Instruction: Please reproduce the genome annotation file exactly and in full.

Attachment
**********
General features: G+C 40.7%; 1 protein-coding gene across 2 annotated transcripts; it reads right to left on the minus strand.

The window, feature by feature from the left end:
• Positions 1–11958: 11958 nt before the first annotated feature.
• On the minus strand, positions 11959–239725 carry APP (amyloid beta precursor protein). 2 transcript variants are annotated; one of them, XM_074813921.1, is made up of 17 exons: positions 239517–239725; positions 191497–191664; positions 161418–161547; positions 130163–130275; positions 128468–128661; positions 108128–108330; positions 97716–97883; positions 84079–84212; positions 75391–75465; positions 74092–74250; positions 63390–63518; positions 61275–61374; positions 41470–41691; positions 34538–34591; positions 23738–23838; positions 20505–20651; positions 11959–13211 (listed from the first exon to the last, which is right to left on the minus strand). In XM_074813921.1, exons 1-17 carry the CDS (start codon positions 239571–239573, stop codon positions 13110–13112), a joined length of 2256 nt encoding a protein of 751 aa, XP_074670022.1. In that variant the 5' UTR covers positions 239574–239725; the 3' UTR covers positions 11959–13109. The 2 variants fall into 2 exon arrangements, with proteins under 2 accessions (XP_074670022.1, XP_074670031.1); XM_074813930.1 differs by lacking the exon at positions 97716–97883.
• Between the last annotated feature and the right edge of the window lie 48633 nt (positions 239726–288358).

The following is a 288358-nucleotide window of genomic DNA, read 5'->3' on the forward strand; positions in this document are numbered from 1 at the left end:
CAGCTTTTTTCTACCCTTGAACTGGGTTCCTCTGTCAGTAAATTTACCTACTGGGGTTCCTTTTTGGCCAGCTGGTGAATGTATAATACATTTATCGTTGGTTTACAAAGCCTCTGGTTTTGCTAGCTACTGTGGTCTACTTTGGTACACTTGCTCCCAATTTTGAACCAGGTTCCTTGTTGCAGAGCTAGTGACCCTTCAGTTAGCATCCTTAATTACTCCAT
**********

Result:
General features: G+C 40.7%; 1 protein-coding gene across 2 annotated transcripts; it reads right to left on the minus strand.

The window, feature by feature from the left end:
• Positions 1–11958: 11958 nt before the first annotated feature.
• On the minus strand, positions 11959–239725 carry APP (amyloid beta precursor protein). 2 transcript variants are annotated; one of them, XM_074813921.1, is made up of 17 exons: positions 239517–239725; positions 191497–191664; positions 161418–161547; positions 130163–130275; positions 128468–128661; positions 108128–108330; positions 97716–97883; positions 84079–84212; positions 75391–75465; positions 74092–74250; positions 63390–63518; positions 61275–61374; positions 41470–41691; positions 34538–34591; positions 23738–23838; positions 20505–20651; positions 11959–13211 (listed from the first exon to the last, which is right to left on the minus strand). In XM_074813921.1, exons 1-17 carry the CDS (start codon positions 239571–239573, stop codon positions 13110–13112), a joined length of 2256 nt encoding a protein of 751 aa, XP_074670022.1. In that variant the 5' UTR covers positions 239574–239725; the 3' UTR covers positions 11959–13109. The 2 variants fall into 2 exon arrangements, with proteins under 2 accessions (XP_074670022.1, XP_074670031.1); XM_074813930.1 differs by lacking the exon at positions 97716–97883.
• Between the last annotated feature and the right edge of the window lie 48633 nt (positions 239726–288358).

The following is a 288358-nucleotide window of genomic DNA, read 5'->3' on the forward strand; positions in this document are numbered from 1 at the left end:
CAGCTTTTTTCTACCCTTGAACTGGGTTCCTCTGTCAGTAAATTTACCTACTGGGGTTCCTTTTTGGCCAGCTGGTGAATGTATAATACATTTATCGTTGGTTTACAAAGCCTCTGGTTTTGCTAGCTACTGTGGTCTACTTTGGTACACTTGCTCCCAATTTTGAACCAGGTTCCTTGTTGCAGAGCTAGTGACCCTTCAGTTAGCATCCTTAATTACTCCAT